In central Bulgaria, in the town of Gabrovo, which prides itself on being an international capital of humor, Iva Kaneva wasn't joking when it came to programming.
As a child, she drew her first triangles in Basic, her eyes riveted to the computer screen like a NASA control-room engineer zeroing in on a lunar approach. "I was immediately fascinated," she says. "And I decided that's what I wanted to study." It was the mid-1990s, and she was 12 years old.
At her school, girls did just as well as boys in math and computer science. Kaneva says nobody told her technology was not suitable for girls. Both her parents were engineers and they expressly encouraged her to learn how to code. Now, she is a senior Python backend developer.
Across eastern Europe, it is far from unusual for women to work in technology, but Bulgaria has the highest proportion, with 27.7 percent, according to recently released Eurostat data. Romania closely follows with 27.2 percent.
Next come Latvia, Finland, Estonia, and Lithuania with over 20 percent. The European Union's average is 16.1 percent, with the UK, Germany, France, and Spain hovering in that range. The country with the lowest number of women in tech is the Czech Republic, with a figure of less than 10 percent.
"In the East Bloc, women as well as men were pushed into engineering and science occupations," Kaneva says. Industrialization, carried out on fast-forward, made these jobs prestigious.
The communist regime needed the workforce, so it did not allow mothers to stay at home and care for their children. Often, it assigned them jobs typically performed by men, such as welding, mechanical repairs or tool making.
"'Equal work [for men and women], equal pay', the saying went. This laid the foundation for today's large proportion of girls in tech," Kaneva says.
The other thing communist harshness taught women was to aim for a well-paid job. Today, developers in Bulgaria and Romania often make two or three times their countries' average income, working in outsourcing or R&D for western European or US companies. Sometimes tech jobs have a flexible schedule, so mothers can take care of their children while staying in full-time employment.
In both Romania and Bulgaria, women are often found in large proportions in jobs that combine computer science and economics. Financial software firm Misys takes pride in achieving almost a perfect balance in their Romanian office: 49 percent of their employees are women and 51 percent men.
"The diversity of the people we work with creates an amazing experience, insight and culture," Ioana Cicu, global HR business partner, R&D, says. "Each member of the team brings their own uniqueness and their own strengths."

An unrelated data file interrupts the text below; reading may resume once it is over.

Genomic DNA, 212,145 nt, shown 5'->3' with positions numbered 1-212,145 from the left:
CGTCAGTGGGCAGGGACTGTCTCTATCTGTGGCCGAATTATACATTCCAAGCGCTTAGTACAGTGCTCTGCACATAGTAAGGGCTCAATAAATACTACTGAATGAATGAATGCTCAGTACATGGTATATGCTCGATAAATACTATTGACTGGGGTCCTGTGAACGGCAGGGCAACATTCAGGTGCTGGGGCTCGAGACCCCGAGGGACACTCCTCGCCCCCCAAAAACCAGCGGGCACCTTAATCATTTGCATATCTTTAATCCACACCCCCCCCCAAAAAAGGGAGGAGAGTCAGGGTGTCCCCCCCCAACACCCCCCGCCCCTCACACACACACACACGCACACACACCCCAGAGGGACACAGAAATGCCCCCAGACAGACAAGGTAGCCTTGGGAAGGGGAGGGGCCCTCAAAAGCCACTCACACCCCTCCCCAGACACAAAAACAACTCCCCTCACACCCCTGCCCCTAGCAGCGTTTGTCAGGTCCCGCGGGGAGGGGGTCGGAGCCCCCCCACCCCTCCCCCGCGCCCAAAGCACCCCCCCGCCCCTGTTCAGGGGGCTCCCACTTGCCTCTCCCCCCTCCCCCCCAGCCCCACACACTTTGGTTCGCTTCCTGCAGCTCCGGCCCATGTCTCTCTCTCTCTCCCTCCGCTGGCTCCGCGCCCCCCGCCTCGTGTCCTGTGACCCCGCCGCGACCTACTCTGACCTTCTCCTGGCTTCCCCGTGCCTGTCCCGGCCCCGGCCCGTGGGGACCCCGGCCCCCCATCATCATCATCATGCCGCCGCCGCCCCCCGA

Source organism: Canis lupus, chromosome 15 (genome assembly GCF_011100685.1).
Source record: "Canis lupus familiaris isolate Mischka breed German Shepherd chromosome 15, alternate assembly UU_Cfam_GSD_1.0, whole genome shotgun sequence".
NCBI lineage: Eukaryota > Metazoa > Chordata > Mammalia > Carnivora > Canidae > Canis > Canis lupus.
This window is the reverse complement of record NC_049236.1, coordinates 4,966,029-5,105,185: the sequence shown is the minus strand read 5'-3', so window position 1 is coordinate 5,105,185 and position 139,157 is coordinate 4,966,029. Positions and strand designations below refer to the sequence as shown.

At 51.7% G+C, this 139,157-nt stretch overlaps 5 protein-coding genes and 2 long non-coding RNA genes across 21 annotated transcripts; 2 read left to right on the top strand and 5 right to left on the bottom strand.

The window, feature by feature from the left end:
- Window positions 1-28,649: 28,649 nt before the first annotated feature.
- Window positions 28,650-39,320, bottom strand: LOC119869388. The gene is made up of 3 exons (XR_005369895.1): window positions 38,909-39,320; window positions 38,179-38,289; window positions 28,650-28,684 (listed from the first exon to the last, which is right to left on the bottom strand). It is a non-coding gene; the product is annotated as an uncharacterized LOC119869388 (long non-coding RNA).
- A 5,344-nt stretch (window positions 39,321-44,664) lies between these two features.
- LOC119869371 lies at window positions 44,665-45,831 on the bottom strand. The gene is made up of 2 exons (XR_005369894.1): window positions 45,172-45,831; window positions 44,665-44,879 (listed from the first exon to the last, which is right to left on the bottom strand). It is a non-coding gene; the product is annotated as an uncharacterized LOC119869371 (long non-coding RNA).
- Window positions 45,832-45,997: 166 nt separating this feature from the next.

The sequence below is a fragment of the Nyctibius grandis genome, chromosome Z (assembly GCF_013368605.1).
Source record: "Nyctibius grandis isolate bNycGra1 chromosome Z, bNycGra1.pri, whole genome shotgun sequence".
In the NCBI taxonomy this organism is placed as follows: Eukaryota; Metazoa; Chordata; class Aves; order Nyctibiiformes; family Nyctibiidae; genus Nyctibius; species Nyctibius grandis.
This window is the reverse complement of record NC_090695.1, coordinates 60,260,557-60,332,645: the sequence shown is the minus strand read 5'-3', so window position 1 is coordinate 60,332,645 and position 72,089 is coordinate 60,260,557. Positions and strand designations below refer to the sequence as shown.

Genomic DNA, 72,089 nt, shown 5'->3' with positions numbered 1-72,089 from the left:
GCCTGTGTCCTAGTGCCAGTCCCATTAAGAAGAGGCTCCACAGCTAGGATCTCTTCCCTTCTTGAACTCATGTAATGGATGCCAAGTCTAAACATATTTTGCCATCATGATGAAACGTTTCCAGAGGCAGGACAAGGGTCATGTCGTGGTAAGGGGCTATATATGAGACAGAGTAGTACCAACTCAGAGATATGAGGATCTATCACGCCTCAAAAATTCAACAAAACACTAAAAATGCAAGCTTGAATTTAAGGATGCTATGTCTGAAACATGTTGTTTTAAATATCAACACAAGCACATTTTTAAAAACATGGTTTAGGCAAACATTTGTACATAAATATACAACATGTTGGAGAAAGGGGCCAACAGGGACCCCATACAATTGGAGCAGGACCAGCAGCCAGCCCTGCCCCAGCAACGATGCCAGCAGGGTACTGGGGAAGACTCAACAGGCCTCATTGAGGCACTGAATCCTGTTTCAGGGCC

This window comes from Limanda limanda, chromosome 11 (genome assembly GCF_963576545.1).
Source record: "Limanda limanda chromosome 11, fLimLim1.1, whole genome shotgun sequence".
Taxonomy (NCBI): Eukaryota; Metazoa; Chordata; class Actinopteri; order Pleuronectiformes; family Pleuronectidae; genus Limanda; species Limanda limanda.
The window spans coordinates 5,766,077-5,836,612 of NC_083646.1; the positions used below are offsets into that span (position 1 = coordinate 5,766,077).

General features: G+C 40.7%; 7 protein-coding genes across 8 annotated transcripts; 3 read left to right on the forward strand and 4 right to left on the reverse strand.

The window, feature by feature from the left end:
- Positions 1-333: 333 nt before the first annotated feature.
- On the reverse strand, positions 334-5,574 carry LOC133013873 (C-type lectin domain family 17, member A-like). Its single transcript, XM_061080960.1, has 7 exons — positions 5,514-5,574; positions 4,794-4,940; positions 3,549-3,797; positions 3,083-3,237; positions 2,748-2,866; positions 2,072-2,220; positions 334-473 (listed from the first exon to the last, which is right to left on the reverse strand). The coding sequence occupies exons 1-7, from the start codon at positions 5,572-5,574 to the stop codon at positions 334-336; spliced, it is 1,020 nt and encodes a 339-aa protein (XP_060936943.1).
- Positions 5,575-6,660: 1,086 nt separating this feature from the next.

The almost 50:50 men-to-women ratio is found not only in entry-level positions, but also in management. "From developers and quality engineers, to technical consultants or development directors, we tend to have female colleagues across most of our roles," Cicu says. She adds that women have solid tech skills and a strong desire to develop.
She believes that the number of women studying in tech-related fields keeps increasing, year after year. And the Eurostat data backs that view. Women make up 29.3 percent of the computer-science students, in Romania. Yet, the country seems to be falling behind. Greece has over 31.2 percent, and Belgium 32.5. Not to mention Bulgaria, which once again leads the EU with 34.4 percent.
Sofia-based developer Kaneva says the number of women in technology is high in Bulgaria compared with western countries but, "We still have a lot to do to encourage more girls and women to get involved and stay in tech."
She plans to step in and offer tech training for future Rails Girls events in Sofia. In addition to Python and Java, she wants to teach them not to give up when they face difficulties, but to try again and explore different approaches instead.
"In essence, that's what programming is all about," Kaneva says. "When you're stuck, you explore deeper and from different angles. When you fail or break something, you start over, with lessons learned."
But tech skills alone aren't enough. "We should also teach women to be more vocal about their opinions and views," she argues.
Kaneva also wants to help women already in technology find better jobs, through the platform she works for, PowerToFly. Most opportunities listed on it come from US companies, which promise flexible hours, a friendly environment and family benefits. "I work fully remotely with colleagues, most of them women, from all over the world, in US, Ukraine, Russia, Jordan, India, Argentina," she says.
Looking back at her career in technology, Kaneva thinks she did pretty well for a child born in a small communist town, with little resources. The harsh realities of the 1980s and 1990s might have helped women move into tech, but are hardly worth being nostalgic about.
Her native Gabrovo has a joke that pretty much sums up what it was like back then: "Why do Gabrovians switch the lamp on and off every now and then when they're reading a book? To save energy while turning pages."
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